Wednesday, May 25, 2011

library school, examined

My first post is up at Hack Library School. It is part of the "Hack Your Program" series, with all of the contributing writers (and some guest writers) sharing their experiences in library school. Please click on over, and after reading it feel free to leave a comment and let me know what you think!

Speaking of library school, I can't wait for it to be over so I can read this book:

Watch the full episode. See more PBS NewsHour.

Hack Library School

I've been waiting for a few days to make this announcement as I wanted to make sure it was official.

Along with maintaining my personal blog here, I will be joining Hack Library School as a contributing writer!

(where is a confetti cannon when you need one?)

Hack Library School started with Micah Vandegrift's post on In the Library with the Lead Pipe. It has grown into a blog run by a group of current library students and recent graduates. Hack Library School is a space for us to add our own voice to the MLIS curriculum, to create a collaborative effort to redefine library school and to participate in shaping the path that librarianship is taking. Pretty badass, right?

While I haven't posted anything there yet, if you click over you can see my smiling face at the bottom of their list of contributors, and read my short blurb under "Hackers."

Over the next few weeks we're doing a"Hack Your Program" series, in which each contributor will write about their program - offering descriptions, insights and even possible improvements. It will great to read about different MLIS programs. As a student, you don't often hear about what your peers at other institutions are going through.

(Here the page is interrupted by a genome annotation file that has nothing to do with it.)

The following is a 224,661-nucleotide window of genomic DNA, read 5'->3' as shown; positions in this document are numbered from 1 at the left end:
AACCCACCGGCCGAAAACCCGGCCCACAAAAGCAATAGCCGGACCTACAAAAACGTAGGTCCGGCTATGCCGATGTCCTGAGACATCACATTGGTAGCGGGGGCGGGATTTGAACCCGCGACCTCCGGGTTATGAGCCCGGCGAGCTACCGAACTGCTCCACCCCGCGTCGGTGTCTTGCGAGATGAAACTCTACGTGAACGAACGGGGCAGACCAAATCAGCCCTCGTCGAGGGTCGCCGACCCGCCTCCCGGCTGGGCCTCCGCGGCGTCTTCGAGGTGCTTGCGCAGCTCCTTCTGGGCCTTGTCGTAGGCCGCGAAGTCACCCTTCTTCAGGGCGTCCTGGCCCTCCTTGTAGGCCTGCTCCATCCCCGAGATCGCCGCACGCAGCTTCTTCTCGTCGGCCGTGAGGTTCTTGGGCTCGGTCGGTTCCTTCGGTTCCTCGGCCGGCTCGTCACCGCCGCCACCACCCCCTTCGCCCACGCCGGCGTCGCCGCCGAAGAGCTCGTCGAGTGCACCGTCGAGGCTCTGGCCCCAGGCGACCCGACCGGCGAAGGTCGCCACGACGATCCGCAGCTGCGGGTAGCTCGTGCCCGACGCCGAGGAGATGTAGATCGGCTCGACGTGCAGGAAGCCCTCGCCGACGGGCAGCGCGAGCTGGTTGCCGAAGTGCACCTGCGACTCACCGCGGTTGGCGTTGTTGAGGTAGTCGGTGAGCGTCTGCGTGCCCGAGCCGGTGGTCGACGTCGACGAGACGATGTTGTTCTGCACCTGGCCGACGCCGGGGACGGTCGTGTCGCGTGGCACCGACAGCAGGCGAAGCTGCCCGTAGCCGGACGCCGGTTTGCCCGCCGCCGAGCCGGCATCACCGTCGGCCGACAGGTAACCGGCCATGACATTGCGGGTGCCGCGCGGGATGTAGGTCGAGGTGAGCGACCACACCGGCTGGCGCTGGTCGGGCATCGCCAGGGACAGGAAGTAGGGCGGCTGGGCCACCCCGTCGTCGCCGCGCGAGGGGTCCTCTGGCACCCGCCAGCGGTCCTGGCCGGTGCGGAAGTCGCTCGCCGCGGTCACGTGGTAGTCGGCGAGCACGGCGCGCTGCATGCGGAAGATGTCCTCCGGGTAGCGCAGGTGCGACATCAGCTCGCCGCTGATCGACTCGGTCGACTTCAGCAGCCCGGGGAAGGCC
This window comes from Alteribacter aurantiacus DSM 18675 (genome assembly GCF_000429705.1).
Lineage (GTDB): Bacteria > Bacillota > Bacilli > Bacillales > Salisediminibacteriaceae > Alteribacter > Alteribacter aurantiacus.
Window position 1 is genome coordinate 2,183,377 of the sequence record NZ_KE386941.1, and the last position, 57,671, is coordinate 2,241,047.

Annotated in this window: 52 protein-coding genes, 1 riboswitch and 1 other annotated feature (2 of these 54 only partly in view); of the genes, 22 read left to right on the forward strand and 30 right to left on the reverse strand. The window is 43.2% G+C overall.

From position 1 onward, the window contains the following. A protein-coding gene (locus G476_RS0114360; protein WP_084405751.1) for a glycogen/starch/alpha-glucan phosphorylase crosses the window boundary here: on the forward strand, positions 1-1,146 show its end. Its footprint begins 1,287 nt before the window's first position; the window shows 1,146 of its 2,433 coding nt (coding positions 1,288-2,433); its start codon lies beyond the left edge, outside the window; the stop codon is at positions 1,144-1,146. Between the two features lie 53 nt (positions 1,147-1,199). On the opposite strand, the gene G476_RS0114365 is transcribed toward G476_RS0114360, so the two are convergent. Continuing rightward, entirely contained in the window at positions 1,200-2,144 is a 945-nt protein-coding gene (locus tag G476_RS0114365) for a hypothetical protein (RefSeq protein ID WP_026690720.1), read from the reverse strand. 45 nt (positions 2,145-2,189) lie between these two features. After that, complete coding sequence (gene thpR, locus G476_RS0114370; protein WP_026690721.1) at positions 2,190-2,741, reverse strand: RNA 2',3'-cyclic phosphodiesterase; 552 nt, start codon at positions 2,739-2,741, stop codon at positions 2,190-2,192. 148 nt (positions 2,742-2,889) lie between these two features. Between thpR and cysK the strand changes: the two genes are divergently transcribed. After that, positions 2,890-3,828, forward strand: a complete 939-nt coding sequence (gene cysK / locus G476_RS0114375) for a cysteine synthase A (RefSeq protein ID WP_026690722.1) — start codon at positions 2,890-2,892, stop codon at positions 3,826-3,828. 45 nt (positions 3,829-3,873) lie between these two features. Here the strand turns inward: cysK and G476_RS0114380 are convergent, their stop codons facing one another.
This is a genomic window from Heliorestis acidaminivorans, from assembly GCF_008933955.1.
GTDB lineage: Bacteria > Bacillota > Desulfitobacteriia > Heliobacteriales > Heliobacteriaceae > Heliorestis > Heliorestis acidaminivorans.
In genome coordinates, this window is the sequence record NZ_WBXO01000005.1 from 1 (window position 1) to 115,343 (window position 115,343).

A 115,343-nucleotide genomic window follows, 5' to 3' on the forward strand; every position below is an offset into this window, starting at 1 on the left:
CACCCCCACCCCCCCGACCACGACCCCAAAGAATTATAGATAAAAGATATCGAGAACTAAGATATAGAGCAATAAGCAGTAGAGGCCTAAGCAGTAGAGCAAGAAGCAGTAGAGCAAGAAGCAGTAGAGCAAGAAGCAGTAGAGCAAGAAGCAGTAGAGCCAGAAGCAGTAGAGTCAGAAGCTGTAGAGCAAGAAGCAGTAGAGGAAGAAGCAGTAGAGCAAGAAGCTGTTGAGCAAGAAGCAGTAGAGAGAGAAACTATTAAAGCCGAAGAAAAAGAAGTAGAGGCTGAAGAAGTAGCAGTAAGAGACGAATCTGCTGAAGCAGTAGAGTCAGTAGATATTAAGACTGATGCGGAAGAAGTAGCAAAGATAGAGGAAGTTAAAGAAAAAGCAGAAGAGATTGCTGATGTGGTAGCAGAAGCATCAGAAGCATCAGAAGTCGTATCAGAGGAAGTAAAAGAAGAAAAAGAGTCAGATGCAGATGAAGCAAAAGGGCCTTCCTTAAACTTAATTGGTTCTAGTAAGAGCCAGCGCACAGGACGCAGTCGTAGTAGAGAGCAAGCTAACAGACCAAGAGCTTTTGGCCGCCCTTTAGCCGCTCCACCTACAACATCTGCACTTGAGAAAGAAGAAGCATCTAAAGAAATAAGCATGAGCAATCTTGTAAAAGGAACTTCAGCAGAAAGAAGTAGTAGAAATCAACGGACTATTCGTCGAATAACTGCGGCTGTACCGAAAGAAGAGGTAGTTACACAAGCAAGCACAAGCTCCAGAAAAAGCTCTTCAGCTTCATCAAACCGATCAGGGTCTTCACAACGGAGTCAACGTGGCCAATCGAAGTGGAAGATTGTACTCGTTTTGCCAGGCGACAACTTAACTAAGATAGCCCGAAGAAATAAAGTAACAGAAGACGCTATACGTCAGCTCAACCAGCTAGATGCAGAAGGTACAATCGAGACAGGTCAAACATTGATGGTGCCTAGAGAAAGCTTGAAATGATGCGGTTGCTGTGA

My first post, describing my experience with Emporia, will be up on the 31st - be sure to check it out!

Thursday, May 19, 2011

Prom Photos!

Here are a few of my photo-booth photo's from Librarian Prom - as you can tell we has an amazing time! More photos from Prom can be found on our Flickr Page.

Friday, May 13, 2011

As seen online

There have been lots of fun tidbits floating around the internet the past week. Here are some that have caught my interest:

The first is from the public library in Troy, Michigan. In 1971 construction of the new library was finished, and the children's librarian wrote to hundreds of celebrities, authors and notable public officials asking them to wrote the children of Troy about their new library. She collected 97 of them and they are now up on their website. Some of my favorite's include Issac Asimov, Dr. Seuss, Saul Alinsky, Pearl Bailey, and Vincent Price. Even Ronald Reagan and Pat Nixon wrote some very sweet letters!

Here's an article on how the University of Chicago has built an underground book storage facility that is powered by robots. While this has the potential to cut down on the potential for browsing, I think that this still awesome for an academic library. It creates more space for studying and creates a protected space for valuable materials and archives. Plus, robots are cool.

The Chronicle published another great article looking at innovative academic libraries. This one describes embedded librarians at Johns Hopkins and reworking space to match students needs.